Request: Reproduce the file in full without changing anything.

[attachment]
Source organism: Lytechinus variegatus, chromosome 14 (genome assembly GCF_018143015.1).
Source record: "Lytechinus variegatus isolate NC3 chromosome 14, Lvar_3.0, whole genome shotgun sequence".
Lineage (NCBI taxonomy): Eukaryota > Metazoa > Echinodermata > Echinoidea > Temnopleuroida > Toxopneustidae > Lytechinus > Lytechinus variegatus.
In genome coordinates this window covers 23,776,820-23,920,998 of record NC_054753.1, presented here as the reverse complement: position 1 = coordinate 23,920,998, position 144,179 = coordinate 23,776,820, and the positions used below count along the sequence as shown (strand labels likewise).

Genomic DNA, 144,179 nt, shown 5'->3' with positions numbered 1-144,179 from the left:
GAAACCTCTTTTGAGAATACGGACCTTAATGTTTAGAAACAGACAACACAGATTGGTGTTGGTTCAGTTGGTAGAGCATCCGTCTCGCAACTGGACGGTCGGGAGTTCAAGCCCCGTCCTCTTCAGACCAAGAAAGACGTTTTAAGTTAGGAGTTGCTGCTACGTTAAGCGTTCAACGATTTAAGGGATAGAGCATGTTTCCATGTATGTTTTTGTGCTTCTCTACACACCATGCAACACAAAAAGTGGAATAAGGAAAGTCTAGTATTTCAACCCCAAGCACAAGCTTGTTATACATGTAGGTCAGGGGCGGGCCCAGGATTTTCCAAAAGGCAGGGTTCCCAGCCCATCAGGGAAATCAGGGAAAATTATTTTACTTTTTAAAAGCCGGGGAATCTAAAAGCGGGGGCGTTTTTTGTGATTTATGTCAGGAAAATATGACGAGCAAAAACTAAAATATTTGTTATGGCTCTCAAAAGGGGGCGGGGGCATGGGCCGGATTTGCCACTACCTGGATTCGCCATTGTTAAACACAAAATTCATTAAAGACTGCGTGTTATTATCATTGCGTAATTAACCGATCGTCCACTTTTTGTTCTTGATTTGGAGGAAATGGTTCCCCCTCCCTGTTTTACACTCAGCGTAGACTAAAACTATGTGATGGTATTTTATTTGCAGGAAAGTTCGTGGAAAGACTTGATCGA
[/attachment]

Source organism: Lytechinus variegatus, chromosome 14 (genome assembly GCF_018143015.1).
Source record: "Lytechinus variegatus isolate NC3 chromosome 14, Lvar_3.0, whole genome shotgun sequence".
Lineage (NCBI taxonomy): Eukaryota > Metazoa > Echinodermata > Echinoidea > Temnopleuroida > Toxopneustidae > Lytechinus > Lytechinus variegatus.
In genome coordinates this window covers 23,776,820-23,920,998 of record NC_054753.1, presented here as the reverse complement: position 1 = coordinate 23,920,998, position 144,179 = coordinate 23,776,820, and the positions used below count along the sequence as shown (strand labels likewise).

Genomic DNA, 144,179 nt, shown 5'->3' with positions numbered 1-144,179 from the left:
GAAACCTCTTTTGAGAATACGGACCTTAATGTTTAGAAACAGACAACACAGATTGGTGTTGGTTCAGTTGGTAGAGCATCCGTCTCGCAACTGGACGGTCGGGAGTTCAAGCCCCGTCCTCTTCAGACCAAGAAAGACGTTTTAAGTTAGGAGTTGCTGCTACGTTAAGCGTTCAACGATTTAAGGGATAGAGCATGTTTCCATGTATGTTTTTGTGCTTCTCTACACACCATGCAACACAAAAAGTGGAATAAGGAAAGTCTAGTATTTCAACCCCAAGCACAAGCTTGTTATACATGTAGGTCAGGGGCGGGCCCAGGATTTTCCAAAAGGCAGGGTTCCCAGCCCATCAGGGAAATCAGGGAAAATTATTTTACTTTTTAAAAGCCGGGGAATCTAAAAGCGGGGGCGTTTTTTGTGATTTATGTCAGGAAAATATGACGAGCAAAAACTAAAATATTTGTTATGGCTCTCAAAAGGGGGCGGGGGCATGGGCCGGATTTGCCACTACCTGGATTCGCCATTGTTAAACACAAAATTCATTAAAGACTGCGTGTTATTATCATTGCGTAATTAACCGATCGTCCACTTTTTGTTCTTGATTTGGAGGAAATGGTTCCCCCTCCCTGTTTTACACTCAGCGTAGACTAAAACTATGTGATGGTATTTTATTTGCAGGAAAGTTCGTGGAAAGACTTGATCGA